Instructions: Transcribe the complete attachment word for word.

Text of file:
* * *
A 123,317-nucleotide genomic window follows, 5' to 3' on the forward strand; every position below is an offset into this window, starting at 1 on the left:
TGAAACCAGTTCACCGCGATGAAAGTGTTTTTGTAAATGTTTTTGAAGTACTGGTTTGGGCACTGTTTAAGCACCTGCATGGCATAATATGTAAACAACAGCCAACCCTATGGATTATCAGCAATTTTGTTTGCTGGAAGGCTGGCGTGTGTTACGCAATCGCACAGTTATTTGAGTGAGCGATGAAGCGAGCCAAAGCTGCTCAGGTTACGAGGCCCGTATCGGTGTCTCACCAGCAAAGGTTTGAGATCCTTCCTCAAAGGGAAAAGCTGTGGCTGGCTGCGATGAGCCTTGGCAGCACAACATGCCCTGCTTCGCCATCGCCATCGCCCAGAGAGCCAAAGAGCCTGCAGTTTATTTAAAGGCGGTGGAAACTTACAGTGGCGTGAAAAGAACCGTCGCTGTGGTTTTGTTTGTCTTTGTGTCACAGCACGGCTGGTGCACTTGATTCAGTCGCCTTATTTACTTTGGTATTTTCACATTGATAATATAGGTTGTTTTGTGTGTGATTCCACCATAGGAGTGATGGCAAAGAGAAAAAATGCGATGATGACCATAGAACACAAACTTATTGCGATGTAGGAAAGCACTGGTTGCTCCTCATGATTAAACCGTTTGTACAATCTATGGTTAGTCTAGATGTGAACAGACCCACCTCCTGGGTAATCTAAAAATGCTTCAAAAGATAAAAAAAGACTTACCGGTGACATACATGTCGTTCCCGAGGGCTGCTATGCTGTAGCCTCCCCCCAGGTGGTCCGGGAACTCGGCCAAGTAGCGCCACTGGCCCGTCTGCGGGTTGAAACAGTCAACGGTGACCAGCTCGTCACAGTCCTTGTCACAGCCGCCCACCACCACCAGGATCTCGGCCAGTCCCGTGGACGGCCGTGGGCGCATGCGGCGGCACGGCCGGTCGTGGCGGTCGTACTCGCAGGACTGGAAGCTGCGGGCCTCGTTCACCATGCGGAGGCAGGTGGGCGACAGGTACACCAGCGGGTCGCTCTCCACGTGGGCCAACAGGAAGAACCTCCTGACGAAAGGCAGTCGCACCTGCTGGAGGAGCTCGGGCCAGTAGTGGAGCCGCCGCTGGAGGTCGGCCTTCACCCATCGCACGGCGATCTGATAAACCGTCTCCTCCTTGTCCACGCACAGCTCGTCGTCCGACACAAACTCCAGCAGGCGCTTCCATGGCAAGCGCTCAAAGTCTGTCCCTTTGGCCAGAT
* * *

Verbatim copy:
A 123,317-nucleotide genomic window follows, 5' to 3' on the forward strand; every position below is an offset into this window, starting at 1 on the left:
TGAAACCAGTTCACCGCGATGAAAGTGTTTTTGTAAATGTTTTTGAAGTACTGGTTTGGGCACTGTTTAAGCACCTGCATGGCATAATATGTAAACAACAGCCAACCCTATGGATTATCAGCAATTTTGTTTGCTGGAAGGCTGGCGTGTGTTACGCAATCGCACAGTTATTTGAGTGAGCGATGAAGCGAGCCAAAGCTGCTCAGGTTACGAGGCCCGTATCGGTGTCTCACCAGCAAAGGTTTGAGATCCTTCCTCAAAGGGAAAAGCTGTGGCTGGCTGCGATGAGCCTTGGCAGCACAACATGCCCTGCTTCGCCATCGCCATCGCCCAGAGAGCCAAAGAGCCTGCAGTTTATTTAAAGGCGGTGGAAACTTACAGTGGCGTGAAAAGAACCGTCGCTGTGGTTTTGTTTGTCTTTGTGTCACAGCACGGCTGGTGCACTTGATTCAGTCGCCTTATTTACTTTGGTATTTTCACATTGATAATATAGGTTGTTTTGTGTGTGATTCCACCATAGGAGTGATGGCAAAGAGAAAAAATGCGATGATGACCATAGAACACAAACTTATTGCGATGTAGGAAAGCACTGGTTGCTCCTCATGATTAAACCGTTTGTACAATCTATGGTTAGTCTAGATGTGAACAGACCCACCTCCTGGGTAATCTAAAAATGCTTCAAAAGATAAAAAAAGACTTACCGGTGACATACATGTCGTTCCCGAGGGCTGCTATGCTGTAGCCTCCCCCCAGGTGGTCCGGGAACTCGGCCAAGTAGCGCCACTGGCCCGTCTGCGGGTTGAAACAGTCAACGGTGACCAGCTCGTCACAGTCCTTGTCACAGCCGCCCACCACCACCAGGATCTCGGCCAGTCCCGTGGACGGCCGTGGGCGCATGCGGCGGCACGGCCGGTCGTGGCGGTCGTACTCGCAGGACTGGAAGCTGCGGGCCTCGTTCACCATGCGGAGGCAGGTGGGCGACAGGTACACCAGCGGGTCGCTCTCCACGTGGGCCAACAGGAAGAACCTCCTGACGAAAGGCAGTCGCACCTGCTGGAGGAGCTCGGGCCAGTAGTGGAGCCGCCGCTGGAGGTCGGCCTTCACCCATCGCACGGCGATCTGATAAACCGTCTCCTCCTTGTCCACGCACAGCTCGTCGTCCGACACAAACTCCAGCAGGCGCTTCCATGGCAAGCGCTCAAAGTCTGTCCCTTTGGCCAGAT